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While I applaud Midway for adding a new dimension to the series I can’t help but feel like this title could have benefited from more development time or possibly a move to the next-gen consoles. If you have already upgraded or are planning to upgrade to one of the expensive new machines this game can probably be overlooked. However if you are in the mood for some solid third-person action, great hand-to-hand combat, and some kickass driving sequences then this game is certainly worth a second look. Oh and it doesn’t hurt if you are a big fan of Mr. Johnson.
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I would love to see another installment with this alternating on-foot/on and off-road style - but it would have to balance things out better between the two styles, and feature a lot of enhancements to the on-foot areas. As it is, players are left with a very exciting driving game and a fairly lifeless 3D adventure game. Had the driving portions been the focus, the game would have turned out much better overall, and the on-foot section's flaws would have been obscured somewhat. Unfortunately, I can't recommend anything more than a rental right now. When the price dips to the $20 or less range, then it might be worth a purchase to die-hard Spy Hunter fans. Given how little traditional Spy Hunter stuff is here, it's impossible to justify spending full price for just those areas, and the on-foot gameplay certainly isn't strong enough to make up for that.
The addition of a third-person controllable character to this otherwise entirely vehicle-based series adds an entirely new dimension to the fading series. Playing as The Rock is pretty dang fun, and even if some of the shooting controls are wonky, the melee and wrestling attacks remain consistenly hilarious and enjoyable. Overall, Midway's fifth game in this series is a passable title that isn't terribly compelling, but it's far from sucking. If you've already moved on to the Xbox 360 or are saving up for a PS3 (good luck!), skip this. If you're in the mood for mindless blasting and some decent racing fun -- oh, and you love the Rock -- this may be worth you while.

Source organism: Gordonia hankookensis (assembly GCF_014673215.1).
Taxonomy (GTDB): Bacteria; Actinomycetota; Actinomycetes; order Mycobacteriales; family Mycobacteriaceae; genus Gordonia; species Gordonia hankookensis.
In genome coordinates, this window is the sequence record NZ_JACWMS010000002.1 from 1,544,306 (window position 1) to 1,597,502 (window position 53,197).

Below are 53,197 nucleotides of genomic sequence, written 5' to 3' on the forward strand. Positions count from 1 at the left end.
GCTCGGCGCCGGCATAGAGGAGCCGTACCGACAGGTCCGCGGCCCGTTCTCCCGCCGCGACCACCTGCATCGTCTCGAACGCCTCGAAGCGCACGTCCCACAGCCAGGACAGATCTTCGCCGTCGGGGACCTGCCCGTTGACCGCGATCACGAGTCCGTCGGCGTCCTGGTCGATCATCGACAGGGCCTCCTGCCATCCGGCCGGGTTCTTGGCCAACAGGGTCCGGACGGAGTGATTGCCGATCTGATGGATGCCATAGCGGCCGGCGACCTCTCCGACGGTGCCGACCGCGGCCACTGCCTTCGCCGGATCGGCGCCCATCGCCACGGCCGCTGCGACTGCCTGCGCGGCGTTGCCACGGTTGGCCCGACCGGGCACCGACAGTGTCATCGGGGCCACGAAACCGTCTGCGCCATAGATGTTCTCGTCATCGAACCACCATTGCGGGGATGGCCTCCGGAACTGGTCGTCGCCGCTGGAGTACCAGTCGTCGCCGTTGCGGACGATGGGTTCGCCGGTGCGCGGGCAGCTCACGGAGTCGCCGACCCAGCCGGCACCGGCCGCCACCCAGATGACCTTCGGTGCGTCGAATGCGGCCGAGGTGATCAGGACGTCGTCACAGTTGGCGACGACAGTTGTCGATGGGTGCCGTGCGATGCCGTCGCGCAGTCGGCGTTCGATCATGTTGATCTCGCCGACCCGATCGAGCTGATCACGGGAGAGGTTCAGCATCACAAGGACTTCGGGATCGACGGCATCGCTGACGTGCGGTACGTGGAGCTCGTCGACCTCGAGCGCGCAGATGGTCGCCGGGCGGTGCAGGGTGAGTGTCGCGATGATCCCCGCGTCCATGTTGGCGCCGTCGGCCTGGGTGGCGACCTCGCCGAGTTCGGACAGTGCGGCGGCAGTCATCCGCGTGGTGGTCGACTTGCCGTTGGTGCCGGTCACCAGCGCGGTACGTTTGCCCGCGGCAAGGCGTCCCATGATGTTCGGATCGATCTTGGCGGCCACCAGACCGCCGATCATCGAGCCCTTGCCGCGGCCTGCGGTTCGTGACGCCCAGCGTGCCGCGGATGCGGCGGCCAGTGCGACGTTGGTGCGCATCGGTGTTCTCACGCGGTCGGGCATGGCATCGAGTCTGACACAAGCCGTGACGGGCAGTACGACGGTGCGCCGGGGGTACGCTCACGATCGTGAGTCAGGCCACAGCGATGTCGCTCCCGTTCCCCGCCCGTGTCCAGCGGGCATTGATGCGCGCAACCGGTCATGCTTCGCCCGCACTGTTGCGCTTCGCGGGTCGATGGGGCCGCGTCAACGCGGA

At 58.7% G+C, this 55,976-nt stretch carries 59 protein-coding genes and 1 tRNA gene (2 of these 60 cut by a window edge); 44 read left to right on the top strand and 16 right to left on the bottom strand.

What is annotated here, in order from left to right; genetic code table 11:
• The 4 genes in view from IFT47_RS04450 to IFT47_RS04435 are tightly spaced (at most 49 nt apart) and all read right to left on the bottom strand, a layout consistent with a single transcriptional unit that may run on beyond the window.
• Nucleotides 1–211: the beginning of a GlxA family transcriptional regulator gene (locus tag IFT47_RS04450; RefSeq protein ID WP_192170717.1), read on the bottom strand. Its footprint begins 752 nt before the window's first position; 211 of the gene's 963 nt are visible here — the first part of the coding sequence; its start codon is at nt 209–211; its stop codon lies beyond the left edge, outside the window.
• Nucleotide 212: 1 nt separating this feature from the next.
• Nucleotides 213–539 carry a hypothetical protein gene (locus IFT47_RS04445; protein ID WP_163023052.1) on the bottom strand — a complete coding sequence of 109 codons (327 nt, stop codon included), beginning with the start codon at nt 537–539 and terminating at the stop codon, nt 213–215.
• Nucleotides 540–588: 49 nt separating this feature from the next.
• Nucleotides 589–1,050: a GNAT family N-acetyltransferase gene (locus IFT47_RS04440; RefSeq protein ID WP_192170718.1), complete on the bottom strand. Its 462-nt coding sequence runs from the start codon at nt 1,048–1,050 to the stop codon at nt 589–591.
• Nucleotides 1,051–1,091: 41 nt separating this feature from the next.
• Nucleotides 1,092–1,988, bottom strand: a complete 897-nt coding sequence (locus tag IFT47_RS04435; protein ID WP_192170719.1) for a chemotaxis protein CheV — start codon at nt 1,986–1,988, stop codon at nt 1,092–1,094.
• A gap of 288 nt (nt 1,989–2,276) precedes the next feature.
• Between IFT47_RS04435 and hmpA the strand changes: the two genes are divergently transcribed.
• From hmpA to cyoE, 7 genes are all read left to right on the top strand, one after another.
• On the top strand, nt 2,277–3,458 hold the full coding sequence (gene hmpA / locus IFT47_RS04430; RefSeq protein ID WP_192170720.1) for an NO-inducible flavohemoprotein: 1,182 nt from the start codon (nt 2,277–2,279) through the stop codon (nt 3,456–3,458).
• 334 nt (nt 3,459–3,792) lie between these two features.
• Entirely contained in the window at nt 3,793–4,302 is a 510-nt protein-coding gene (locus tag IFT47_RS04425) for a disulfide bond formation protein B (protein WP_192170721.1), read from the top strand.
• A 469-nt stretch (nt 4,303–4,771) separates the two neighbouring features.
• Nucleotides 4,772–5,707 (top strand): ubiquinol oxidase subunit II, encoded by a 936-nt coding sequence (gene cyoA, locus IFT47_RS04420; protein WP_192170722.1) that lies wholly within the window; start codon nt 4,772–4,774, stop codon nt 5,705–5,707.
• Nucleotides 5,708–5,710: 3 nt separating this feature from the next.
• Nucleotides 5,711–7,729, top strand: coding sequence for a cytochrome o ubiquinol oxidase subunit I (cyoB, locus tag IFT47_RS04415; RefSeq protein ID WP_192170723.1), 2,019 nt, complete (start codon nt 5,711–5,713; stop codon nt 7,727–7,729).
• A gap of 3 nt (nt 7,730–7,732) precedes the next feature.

The true strength of Nowhere to Run is built into its pick-up-and-play nature. It gets straight to the action, wasting no time indulging in slow-motion cinematic cut-scenes during battle sequences. And despite minor clipping and geometry errors, the PlayStation 2 and Xbox versions are comparable. Both have extra features like unlockable levels, weapons, and movies. Compounding overarching problems with game mechanics, though, is the fact that this game's movie counterpart is still MIA. Nowhere to Run may miss the mark with fans of the established Spy Hunter franchise, but it remains a passable facsimile of similar contemporary action games.
Nowhere to Run seems as though it was designed less as a natural continuation of the Spy Hunter franchise and more as an action vehicle for The Rock, and it feels like an awkward pairing. It gets a few things right, but the game overextends itself, and in the process of trying to be both a third-person action game and an action-packed driving game, it does neither well.
SpyHunter: Nowhere to Run can be summed up in one word; average. It’s not a bad game, it’s not a great game. It has some bad ideas and some good ideas and they’re all executed in a mediocre fashion.